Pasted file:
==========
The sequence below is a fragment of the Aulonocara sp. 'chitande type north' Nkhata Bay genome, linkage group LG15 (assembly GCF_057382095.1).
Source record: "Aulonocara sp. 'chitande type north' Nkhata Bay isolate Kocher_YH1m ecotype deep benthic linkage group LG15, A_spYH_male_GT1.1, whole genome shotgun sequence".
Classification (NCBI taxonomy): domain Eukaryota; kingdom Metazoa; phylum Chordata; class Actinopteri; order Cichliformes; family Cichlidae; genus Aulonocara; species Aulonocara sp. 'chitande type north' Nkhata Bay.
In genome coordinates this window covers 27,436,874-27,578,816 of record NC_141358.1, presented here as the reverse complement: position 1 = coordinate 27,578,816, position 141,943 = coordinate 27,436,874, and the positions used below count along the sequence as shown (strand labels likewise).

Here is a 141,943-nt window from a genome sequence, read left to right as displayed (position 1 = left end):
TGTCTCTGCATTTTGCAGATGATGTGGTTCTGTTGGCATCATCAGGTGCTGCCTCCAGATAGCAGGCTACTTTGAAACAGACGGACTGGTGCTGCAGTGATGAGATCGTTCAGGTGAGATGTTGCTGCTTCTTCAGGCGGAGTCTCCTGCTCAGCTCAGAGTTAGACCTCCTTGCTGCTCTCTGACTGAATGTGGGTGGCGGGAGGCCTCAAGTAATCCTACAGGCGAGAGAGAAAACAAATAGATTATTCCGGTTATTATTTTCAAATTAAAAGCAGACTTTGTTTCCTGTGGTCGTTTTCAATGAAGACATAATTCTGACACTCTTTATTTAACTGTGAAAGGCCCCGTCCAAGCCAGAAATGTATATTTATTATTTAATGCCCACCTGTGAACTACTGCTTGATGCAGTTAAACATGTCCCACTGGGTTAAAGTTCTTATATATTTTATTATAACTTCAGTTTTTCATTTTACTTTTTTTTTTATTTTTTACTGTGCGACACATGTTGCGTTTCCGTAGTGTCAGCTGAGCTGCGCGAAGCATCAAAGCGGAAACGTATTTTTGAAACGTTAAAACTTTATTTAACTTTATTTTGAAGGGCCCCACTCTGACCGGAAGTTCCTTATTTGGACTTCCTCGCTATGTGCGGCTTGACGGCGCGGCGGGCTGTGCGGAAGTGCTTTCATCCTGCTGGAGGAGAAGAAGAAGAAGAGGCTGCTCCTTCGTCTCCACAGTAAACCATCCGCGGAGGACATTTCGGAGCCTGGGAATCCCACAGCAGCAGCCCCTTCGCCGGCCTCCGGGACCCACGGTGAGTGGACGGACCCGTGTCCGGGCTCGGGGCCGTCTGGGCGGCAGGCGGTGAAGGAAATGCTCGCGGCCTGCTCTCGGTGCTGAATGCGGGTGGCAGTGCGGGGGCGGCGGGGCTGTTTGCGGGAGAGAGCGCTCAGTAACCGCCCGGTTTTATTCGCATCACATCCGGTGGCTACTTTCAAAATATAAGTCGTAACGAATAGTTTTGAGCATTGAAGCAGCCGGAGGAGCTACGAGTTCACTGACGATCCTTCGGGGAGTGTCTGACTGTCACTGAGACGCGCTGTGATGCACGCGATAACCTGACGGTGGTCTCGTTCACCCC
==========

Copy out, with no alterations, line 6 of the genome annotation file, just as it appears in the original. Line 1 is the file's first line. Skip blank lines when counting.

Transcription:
TGTCTCTGCATTTTGCAGATGATGTGGTTCTGTTGGCATCATCAGGTGCTGCCTCCAGATAGCAGGCTACTTTGAAACAGACGGACTGGTGCTGCAGTGATGAGATCGTTCAGGTGAGATGTTGCTGCTTCTTCAGGCGGAGTCTCCTGCTCAGCTCAGAGTTAGACCTCCTTGCTGCTCTCTGACTGAATGTGGGTGGCGGGAGGCCTCAAGTAATCCTACAGGCGAGAGAGAAAACAAATAGATTATTCCGGTTATTATTTTCAAATTAAAAGCAGACTTTGTTTCCTGTGGTCGTTTTCAATGAAGACATAATTCTGACACTCTTTATTTAACTGTGAAAGGCCCCGTCCAAGCCAGAAATGTATATTTATTATTTAATGCCCACCTGTGAACTACTGCTTGATGCAGTTAAACATGTCCCACTGGGTTAAAGTTCTTATATATTTTATTATAACTTCAGTTTTTCATTTTACTTTTTTTTTTATTTTTTACTGTGCGACACATGTTGCGTTTCCGTAGTGTCAGCTGAGCTGCGCGAAGCATCAAAGCGGAAACGTATTTTTGAAACGTTAAAACTTTATTTAACTTTATTTTGAAGGGCCCCACTCTGACCGGAAGTTCCTTATTTGGACTTCCTCGCTATGTGCGGCTTGACGGCGCGGCGGGCTGTGCGGAAGTGCTTTCATCCTGCTGGAGGAGAAGAAGAAGAAGAGGCTGCTCCTTCGTCTCCACAGTAAACCATCCGCGGAGGACATTTCGGAGCCTGGGAATCCCACAGCAGCAGCCCCTTCGCCGGCCTCCGGGACCCACGGTGAGTGGACGGACCCGTGTCCGGGCTCGGGGCCGTCTGGGCGGCAGGCGGTGAAGGAAATGCTCGCGGCCTGCTCTCGGTGCTGAATGCGGGTGGCAGTGCGGGGGCGGCGGGGCTGTTTGCGGGAGAGAGCGCTCAGTAACCGCCCGGTTTTATTCGCATCACATCCGGTGGCTACTTTCAAAATATAAGTCGTAACGAATAGTTTTGAGCATTGAAGCAGCCGGAGGAGCTACGAGTTCACTGACGATCCTTCGGGGAGTGTCTGACTGTCACTGAGACGCGCTGTGATGCACGCGATAACCTGACGGTGGTCTCGTTCACCCC